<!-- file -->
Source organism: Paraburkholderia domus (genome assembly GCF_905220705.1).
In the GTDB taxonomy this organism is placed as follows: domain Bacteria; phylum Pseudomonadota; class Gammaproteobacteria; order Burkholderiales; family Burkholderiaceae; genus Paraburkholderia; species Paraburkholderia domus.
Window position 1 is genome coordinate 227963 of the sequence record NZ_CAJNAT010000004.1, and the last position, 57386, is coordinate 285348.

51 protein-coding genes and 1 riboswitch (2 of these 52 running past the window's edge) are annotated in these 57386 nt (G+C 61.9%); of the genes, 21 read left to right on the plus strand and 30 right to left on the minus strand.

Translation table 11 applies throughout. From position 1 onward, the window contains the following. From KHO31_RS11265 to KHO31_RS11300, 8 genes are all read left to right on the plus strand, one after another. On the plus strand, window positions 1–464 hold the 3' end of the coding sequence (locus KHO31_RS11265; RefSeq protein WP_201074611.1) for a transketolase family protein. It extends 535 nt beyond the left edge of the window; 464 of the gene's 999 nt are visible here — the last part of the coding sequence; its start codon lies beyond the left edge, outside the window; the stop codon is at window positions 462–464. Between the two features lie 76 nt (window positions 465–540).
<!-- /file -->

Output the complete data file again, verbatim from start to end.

Source organism: Paraburkholderia domus (genome assembly GCF_905220705.1).
In the GTDB taxonomy this organism is placed as follows: domain Bacteria; phylum Pseudomonadota; class Gammaproteobacteria; order Burkholderiales; family Burkholderiaceae; genus Paraburkholderia; species Paraburkholderia domus.
Window position 1 is genome coordinate 227963 of the sequence record NZ_CAJNAT010000004.1, and the last position, 57386, is coordinate 285348.

51 protein-coding genes and 1 riboswitch (2 of these 52 running past the window's edge) are annotated in these 57386 nt (G+C 61.9%); of the genes, 21 read left to right on the plus strand and 30 right to left on the minus strand.

Translation table 11 applies throughout. From position 1 onward, the window contains the following. From KHO31_RS11265 to KHO31_RS11300, 8 genes are all read left to right on the plus strand, one after another. On the plus strand, window positions 1–464 hold the 3' end of the coding sequence (locus KHO31_RS11265; RefSeq protein WP_201074611.1) for a transketolase family protein. It extends 535 nt beyond the left edge of the window; 464 of the gene's 999 nt are visible here — the last part of the coding sequence; its start codon lies beyond the left edge, outside the window; the stop codon is at window positions 462–464. Between the two features lie 76 nt (window positions 465–540).